Let me pose a hypothetical question. If nine out of ten firemen told you there was a pretty fair chance your house will burn down, would you believe the single expert who said it would not? Or would you set about solving the problem and upgrading your house insurance? Similarily, if nine doctors out of ten told you you needed an operation, would you believe the single dissenter? I don't think a sensible person would take the risk- the stakes are far too high. We have been told, by an array of very distinguished people that there is a fair risk the world will be destroyed unless we do something pretty sharpish about carbohn emissions. I simply cannot believe why the 'deniers', sceptics or whoever- Nigel Lawson, George Bush, Jeremy Clakson- have been unable to grasp this simple fact yet persist in braying forth the views of the minority who agree with Dr Pangloss.

Wednesday, March 17, 2010


Oh Please, Not More Gordon Even After the Election!

It really is so depressing! We see Gordon Brown humiliated today by having to apologise to the Chilcot inquiry regarding his claim the Defence budget has increased year by year since 1997. I guess he didn't make this mistake personally but the staff member responsible is no doubt currently being waterboarded somewhere deep within Whitehall. And he has the unbelievable brass-neck to say he is going to stay on as leader even if he loses the election.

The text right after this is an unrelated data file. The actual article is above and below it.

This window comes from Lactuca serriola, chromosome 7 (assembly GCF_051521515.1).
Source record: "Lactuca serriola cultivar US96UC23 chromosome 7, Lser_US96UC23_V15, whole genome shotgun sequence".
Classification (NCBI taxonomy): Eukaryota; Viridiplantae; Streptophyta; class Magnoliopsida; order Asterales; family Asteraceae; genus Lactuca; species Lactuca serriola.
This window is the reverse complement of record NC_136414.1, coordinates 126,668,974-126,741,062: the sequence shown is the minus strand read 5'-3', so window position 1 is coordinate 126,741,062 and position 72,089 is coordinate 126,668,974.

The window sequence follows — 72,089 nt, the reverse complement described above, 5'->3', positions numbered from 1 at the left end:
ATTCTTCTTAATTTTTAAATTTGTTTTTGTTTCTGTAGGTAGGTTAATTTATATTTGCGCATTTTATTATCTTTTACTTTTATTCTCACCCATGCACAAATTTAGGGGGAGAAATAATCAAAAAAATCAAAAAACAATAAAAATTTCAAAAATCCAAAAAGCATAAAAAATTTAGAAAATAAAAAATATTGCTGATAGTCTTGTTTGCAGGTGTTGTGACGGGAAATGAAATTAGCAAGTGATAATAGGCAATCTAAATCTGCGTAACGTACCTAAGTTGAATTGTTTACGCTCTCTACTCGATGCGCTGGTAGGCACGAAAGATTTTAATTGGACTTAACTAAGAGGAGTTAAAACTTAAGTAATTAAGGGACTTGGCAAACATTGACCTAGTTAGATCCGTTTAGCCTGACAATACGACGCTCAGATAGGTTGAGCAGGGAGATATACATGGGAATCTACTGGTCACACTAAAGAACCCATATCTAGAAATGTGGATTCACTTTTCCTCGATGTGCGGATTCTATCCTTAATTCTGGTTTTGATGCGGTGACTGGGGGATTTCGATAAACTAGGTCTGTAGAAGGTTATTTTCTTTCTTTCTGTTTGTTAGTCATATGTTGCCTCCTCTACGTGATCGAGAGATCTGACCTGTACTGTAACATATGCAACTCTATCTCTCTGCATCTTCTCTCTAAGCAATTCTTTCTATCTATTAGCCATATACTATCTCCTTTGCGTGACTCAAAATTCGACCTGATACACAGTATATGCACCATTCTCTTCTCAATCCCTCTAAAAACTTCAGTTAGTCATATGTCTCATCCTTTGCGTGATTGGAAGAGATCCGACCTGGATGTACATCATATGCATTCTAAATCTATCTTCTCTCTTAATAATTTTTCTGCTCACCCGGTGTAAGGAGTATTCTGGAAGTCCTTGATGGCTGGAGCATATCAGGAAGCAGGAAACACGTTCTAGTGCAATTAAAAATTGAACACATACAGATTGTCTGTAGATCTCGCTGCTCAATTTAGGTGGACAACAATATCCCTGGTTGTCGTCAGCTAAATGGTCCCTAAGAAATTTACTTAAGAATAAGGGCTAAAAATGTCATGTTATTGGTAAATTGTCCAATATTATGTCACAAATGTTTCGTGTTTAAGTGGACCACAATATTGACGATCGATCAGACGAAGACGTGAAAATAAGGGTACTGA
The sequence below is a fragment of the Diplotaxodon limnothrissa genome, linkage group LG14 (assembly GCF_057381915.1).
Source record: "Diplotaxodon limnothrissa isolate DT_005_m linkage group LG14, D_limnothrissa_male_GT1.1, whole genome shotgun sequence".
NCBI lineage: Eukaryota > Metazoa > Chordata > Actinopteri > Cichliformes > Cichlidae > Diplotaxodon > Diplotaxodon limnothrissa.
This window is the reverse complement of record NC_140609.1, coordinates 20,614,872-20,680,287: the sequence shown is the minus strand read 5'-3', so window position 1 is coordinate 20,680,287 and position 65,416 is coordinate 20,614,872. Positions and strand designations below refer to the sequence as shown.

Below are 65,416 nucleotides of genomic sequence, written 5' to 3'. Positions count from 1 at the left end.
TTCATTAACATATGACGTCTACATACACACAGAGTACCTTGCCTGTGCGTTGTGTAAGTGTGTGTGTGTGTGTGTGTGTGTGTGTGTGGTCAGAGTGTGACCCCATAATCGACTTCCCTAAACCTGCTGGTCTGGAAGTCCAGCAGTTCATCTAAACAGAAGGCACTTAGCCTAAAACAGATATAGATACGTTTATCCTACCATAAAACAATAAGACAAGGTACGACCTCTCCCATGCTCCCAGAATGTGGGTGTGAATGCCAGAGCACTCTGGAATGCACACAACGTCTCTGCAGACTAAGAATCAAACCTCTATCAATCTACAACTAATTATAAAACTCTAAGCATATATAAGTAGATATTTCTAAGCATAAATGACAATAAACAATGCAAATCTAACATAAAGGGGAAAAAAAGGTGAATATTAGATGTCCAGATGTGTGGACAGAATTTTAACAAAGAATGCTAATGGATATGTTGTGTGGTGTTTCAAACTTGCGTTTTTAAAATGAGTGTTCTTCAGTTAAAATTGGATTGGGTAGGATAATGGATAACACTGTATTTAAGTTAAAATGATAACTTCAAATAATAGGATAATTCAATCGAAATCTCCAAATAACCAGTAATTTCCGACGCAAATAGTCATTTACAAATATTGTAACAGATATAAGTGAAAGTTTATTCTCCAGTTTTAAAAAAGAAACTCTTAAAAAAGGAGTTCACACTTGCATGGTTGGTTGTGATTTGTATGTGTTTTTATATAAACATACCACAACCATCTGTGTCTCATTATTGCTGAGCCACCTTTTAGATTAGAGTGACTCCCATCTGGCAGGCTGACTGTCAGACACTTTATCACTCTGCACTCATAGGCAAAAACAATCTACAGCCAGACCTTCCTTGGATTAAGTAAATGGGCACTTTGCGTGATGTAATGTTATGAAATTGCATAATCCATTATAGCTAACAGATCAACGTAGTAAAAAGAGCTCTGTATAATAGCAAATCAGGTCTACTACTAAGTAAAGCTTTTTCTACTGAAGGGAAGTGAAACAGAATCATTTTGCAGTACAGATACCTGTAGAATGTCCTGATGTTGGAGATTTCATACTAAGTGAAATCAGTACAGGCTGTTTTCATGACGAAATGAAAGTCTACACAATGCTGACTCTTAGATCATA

The Guardian's most recent ICM poll shows Labour's 'recovery' has stalled: it is now 9 points behind the Tories. Cameron has double point leads as: the man voters want to win(11points); the leader 'best campaigning for people like you'(20 points); and as the most competent prime minister(14 points). As the Guardian leader puts it: "(he)drains Labour's standing with a public that overwhelmingly feels that it is time for a change."

I've been a party member now since 1974 and I don't expect anyone to do more than shrug when I say it, but if the Labour Party-so pusillanimous on this crucial issue- persists with this inappropriate loser of a leader after an election defeat, I will almost certainly(leaving myself just a little wiggle room there) resign my party membership and join either the Greeens or the Lib Dems.

Monday, March 15, 2010


Crucial for Clegg to Navigate Next Few Weeks Successfully

I recently had to deliver my inaugural professorial lecture at my university and, even though the consquences of failure were no more than disappointment and mild personal humiliation, I spent much time making sure I would not mess up in front of colleagues, my Vice Chancellor, Dean, head of department and all my departmental colleagues. Yes, that 'mild personal humiliation' was a consequence I was very, very keen to avoid. So how much more worried must Nick Clegg be that he doesn't 'fluff his lines' in the upcoming TV debates as Rawnsley asked yesterday?

Clegg is right to be nervous that he doesn't fluff his chance to shine in the TV arc lights. This general election is a golden opportunity for him and his party. A whiskery government asks for a fourth term under a disliked prime minister who has presided over the deepest recession since 1945. An unconvincing Conservative party hasn't persuaded the country that its air-brushed leader can be trusted with power. If not now for the Lib Dems, when?